from The American Heritage® Dictionary of the English Language, 4th Edition
- n. Electricity Opposition to the flow of alternating current caused by the inductance and capacitance in a circuit rather than by resistance.
from Wiktionary, Creative Commons Attribution/Share-Alike License
- n. The opposition to the change in flow of current in an alternating current circuit, due to inductance and capacitance; the imaginary part of the impedance.
- n. An emotional reaction in direct contradiction to rules or regulations that threaten or eliminate specific behavioral freedoms.
from the GNU version of the Collaborative International Dictionary of English
- n. The influence of a coil of wire upon an alternating current passing through it, tending to choke or diminish the current, or the similar influence of a condenser; inductive resistance. Reactance is measured in ohms. The reactance of a circuit is equal to the component of the impressed electro-motive force at right angles to the current divided by the current, that is, the component of the impedance due to the self-inductance or capacity of the circuit.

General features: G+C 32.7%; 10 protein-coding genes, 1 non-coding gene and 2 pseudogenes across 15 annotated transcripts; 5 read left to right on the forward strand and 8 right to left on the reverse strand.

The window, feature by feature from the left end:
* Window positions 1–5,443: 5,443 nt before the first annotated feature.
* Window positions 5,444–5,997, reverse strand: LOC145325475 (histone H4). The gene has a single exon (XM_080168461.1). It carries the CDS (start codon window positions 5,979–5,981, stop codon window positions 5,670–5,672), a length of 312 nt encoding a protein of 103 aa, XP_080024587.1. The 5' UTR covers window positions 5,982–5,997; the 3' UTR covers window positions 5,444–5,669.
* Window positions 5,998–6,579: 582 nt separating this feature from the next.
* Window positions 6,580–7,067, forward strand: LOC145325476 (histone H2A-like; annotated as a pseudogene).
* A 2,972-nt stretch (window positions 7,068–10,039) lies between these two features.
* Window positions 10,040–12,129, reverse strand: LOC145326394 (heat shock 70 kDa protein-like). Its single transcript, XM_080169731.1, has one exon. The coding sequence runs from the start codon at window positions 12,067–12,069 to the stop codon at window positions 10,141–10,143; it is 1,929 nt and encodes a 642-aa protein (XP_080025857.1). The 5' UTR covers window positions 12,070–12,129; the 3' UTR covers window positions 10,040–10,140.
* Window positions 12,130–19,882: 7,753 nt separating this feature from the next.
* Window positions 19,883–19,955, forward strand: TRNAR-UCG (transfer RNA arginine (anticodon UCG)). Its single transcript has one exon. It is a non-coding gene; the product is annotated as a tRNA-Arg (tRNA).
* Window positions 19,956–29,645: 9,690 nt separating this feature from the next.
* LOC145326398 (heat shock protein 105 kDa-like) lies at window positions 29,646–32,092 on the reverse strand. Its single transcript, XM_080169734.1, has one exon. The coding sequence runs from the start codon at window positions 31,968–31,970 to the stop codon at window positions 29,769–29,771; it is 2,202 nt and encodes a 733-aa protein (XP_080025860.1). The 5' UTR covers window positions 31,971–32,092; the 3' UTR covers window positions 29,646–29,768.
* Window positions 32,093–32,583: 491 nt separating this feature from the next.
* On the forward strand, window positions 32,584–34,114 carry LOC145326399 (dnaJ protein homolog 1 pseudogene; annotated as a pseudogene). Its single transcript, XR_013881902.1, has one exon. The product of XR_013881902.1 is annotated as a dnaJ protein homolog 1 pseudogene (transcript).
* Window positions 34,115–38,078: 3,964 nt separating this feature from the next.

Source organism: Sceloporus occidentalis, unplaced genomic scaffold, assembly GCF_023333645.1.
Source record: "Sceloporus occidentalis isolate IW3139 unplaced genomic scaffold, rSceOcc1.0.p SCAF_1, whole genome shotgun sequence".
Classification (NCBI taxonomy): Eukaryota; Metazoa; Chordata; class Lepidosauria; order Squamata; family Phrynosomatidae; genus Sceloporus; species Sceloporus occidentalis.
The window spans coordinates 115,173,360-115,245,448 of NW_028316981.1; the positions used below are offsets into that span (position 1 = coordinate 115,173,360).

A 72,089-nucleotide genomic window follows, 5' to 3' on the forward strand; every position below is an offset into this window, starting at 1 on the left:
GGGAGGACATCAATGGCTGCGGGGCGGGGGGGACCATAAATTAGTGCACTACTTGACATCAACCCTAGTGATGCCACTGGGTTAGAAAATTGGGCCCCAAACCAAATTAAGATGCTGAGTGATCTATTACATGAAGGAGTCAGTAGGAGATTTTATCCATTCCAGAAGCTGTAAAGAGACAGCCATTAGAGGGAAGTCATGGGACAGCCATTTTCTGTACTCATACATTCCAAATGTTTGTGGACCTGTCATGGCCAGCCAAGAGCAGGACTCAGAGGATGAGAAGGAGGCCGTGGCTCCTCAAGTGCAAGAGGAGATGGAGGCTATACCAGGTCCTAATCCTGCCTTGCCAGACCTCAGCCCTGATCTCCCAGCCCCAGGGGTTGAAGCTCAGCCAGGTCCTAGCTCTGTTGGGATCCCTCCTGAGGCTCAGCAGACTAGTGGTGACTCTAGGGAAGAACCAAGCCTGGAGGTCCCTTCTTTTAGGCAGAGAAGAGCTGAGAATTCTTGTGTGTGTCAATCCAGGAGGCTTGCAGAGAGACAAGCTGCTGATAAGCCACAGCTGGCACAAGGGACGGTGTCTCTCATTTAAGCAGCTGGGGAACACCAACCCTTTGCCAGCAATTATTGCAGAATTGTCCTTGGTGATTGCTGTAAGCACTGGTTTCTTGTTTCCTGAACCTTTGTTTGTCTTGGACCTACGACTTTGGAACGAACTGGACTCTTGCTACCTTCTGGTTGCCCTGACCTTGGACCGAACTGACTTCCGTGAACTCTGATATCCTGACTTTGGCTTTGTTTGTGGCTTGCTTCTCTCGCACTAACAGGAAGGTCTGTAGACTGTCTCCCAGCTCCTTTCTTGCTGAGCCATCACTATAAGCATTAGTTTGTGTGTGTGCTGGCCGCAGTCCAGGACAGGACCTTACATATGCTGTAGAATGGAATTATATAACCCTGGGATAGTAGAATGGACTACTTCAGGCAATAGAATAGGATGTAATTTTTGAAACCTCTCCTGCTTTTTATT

from The Century Dictionary and Cyclopedia
- n. In electricity, the apparent resistance of an alternating-current circuit due to self-induction, which consumes no power; the ratio of the wattless component of the alternating electromotive force divided by the current. See impedance.
from WordNet 3.0 Copyright 2006 by Princeton University. All rights reserved.
- n. opposition to the flow of electric current resulting from inductance and capacitance (rather than resistance)
Sorry, no etymologies found.